Unless something broke mid-flight -- which you would have probably been told about as a passenger because of the faster landing speed -- leading edge devices (slats) are used for takeoff, approach, and landing on the A320-family.
For takeoff the slats are put in position 18 or 22, and for landing in position 22 or 27, as the table below from an A320-family flight crew operating manual shows:
If you are sitting well ahead of the wing, you may not notice a change if you don't know what to look for. Here are the 4 positions:
(YouTube) Slats 0, 18, 22, and 27. Also note the arrow showing the 3 extended position markers.
One of the few jetliners built without slats is the DC-9 Series 10.
The Series 10 was unique in the DC-9 family in not having leading edge slats. The Series 10 was designed to have short takeoff and landing distances without the use of leading edge high-lift devices. Therefore, the wing design of the Series 10 featured airfoils with extremely high maximum lift capability in order to obtain the low stalling speeds necessary for short field performance.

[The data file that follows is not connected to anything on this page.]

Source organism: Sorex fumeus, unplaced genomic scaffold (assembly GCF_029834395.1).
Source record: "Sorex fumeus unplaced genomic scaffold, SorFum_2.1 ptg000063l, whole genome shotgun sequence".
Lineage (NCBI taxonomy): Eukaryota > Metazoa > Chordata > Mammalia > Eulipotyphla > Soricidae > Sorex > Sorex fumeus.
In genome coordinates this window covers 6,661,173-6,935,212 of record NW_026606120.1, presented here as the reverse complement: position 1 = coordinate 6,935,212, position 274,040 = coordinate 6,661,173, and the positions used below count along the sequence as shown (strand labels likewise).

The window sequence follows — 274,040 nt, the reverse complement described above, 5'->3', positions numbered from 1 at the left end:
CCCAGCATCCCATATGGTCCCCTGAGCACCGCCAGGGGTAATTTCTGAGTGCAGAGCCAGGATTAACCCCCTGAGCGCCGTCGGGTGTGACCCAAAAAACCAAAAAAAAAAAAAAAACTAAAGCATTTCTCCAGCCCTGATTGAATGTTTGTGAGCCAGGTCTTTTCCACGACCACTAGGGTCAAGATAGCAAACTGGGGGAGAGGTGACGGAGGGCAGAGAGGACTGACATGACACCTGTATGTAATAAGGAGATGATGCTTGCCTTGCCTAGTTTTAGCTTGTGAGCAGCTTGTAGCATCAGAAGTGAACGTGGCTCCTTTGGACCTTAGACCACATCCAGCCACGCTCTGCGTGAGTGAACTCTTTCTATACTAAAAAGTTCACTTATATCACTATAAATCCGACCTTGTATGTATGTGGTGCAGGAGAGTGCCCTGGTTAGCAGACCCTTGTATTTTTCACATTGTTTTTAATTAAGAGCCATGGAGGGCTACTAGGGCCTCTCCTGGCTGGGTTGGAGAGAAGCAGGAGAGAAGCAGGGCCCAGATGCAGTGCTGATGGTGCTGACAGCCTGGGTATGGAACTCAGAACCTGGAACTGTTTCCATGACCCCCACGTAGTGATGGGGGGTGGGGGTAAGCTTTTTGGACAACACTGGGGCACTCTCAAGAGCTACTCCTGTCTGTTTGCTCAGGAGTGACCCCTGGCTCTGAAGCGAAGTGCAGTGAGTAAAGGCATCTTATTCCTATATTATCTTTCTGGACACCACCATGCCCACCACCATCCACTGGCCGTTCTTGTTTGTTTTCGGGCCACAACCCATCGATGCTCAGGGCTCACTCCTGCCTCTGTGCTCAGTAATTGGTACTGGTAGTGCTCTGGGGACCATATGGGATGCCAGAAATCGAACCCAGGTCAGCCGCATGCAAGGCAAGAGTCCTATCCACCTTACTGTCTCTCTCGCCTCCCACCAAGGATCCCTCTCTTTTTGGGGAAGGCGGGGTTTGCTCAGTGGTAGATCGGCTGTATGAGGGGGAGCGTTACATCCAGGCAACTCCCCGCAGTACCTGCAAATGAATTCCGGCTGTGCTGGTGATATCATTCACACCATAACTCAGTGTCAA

The rationale would have been weight and maintenance cost saving, which was helped by the short range of the plane. For faster cruise speeds and longer range, high-speed tailored wings with slats for low-speed are better than low-speed tailored wings.